Gene therapy has been an area with a growing level of commercial interest in recent years, with a wide range of licensing deals and funding rounds reported.

The latest of these is a new licensing agreement reached between King’s College London and Pfizer for the development of a series of adeno-associated virus (AAV) gene therapy vectors.

There are various technical approaches for delivering a therapeutic gene, but using viral vectors is the most commonly used in commercial development.  Of the viral vectors currently available, AAV is the most common currently in use.

The project is the work of Professor Michael Linden and Dr Els Henckaerta from the Department of Infectious Diseases, and has been developed with help from the King’s Commercialisation Institute.

The team have developed an AAV vector platform that’s based on the discovery that a series of targeted capsid mutations in AAV vectors yields a new generation of vectors with superior transduction abilities in the brain. The agreement gives Pfizer the exclusive right to use this platform.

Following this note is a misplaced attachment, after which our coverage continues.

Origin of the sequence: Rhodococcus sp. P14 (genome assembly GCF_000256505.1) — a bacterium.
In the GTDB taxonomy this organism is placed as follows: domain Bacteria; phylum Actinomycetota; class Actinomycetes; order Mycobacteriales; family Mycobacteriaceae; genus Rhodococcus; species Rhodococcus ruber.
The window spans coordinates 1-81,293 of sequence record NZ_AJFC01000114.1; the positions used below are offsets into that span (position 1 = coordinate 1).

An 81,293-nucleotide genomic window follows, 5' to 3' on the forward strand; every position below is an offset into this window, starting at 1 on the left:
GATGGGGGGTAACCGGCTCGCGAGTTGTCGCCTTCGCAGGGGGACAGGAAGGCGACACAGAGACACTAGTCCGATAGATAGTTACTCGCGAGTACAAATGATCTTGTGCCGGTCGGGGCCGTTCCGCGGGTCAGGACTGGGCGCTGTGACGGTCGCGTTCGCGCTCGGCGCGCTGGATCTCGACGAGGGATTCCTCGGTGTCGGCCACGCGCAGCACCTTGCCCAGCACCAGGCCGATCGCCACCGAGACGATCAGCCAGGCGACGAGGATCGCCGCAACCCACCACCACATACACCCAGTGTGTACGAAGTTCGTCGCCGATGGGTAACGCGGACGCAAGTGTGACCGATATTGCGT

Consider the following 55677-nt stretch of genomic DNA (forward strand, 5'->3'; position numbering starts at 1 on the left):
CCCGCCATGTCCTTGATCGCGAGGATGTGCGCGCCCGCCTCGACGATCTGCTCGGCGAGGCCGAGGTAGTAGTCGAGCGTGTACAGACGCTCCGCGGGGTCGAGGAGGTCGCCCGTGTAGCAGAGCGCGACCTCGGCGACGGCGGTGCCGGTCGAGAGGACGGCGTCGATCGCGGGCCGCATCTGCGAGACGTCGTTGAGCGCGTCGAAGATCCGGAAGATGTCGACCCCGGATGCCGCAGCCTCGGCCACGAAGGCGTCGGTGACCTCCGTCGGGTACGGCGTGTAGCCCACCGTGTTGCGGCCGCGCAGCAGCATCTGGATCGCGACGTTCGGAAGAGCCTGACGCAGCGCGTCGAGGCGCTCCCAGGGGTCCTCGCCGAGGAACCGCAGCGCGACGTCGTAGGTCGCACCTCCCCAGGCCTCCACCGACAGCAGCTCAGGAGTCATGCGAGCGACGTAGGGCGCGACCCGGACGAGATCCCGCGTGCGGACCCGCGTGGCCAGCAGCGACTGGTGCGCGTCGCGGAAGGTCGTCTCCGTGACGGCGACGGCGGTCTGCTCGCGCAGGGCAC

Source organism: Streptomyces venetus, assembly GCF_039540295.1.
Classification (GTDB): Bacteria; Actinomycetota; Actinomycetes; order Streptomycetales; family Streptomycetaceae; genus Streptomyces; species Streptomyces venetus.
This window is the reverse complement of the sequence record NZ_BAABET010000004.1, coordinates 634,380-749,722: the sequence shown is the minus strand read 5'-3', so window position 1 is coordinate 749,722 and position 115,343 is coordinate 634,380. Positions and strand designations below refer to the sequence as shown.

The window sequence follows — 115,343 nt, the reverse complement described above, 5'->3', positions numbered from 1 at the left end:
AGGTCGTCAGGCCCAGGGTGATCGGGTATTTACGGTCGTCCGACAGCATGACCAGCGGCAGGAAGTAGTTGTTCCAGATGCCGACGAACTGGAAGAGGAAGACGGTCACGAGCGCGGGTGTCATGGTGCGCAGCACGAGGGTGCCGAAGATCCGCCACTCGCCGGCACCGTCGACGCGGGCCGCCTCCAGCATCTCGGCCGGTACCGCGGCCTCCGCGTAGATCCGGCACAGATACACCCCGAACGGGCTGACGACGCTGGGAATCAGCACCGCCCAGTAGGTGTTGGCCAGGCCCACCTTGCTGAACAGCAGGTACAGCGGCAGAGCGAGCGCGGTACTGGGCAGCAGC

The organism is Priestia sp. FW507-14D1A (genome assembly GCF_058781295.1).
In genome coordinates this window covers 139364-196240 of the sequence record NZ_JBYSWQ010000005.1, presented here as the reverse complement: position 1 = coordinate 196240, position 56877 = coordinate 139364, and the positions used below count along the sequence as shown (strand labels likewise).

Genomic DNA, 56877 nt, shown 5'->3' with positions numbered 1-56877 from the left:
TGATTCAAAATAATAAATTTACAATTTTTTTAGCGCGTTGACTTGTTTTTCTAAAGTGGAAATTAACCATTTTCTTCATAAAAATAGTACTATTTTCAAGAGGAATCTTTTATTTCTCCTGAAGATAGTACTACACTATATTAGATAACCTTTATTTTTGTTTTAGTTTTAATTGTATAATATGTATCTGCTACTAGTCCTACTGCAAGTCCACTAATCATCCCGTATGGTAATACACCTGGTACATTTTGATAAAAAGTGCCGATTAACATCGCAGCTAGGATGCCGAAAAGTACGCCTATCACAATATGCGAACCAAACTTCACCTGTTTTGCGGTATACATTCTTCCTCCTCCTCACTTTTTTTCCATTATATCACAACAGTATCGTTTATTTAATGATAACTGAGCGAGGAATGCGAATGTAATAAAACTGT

The license will guarantee an upfront payment for King’s College London, with additional payments possible after clinical development and commercialization milestones are reached.

Pfizer will also fund further research into the AAV platform and its application in gene therapy via it’s Rare Disease Consortium (RDC).  They will also fund new research into furthering our basic understanding of the virus to help ensure it’s fit for clinical use.

Dr Els Henckaerts from the Division of Immunology, Infection & Inflammatory Disease at King’s College London, said: “This is a very exciting moment, emerging from several years of basic science discovery and translational research in my laboratory. The collaboration with Pfizer provides a very strong platform for us to work toward progressing this potential new therapy into full clinical development for the benefit of patients with rare diseases.”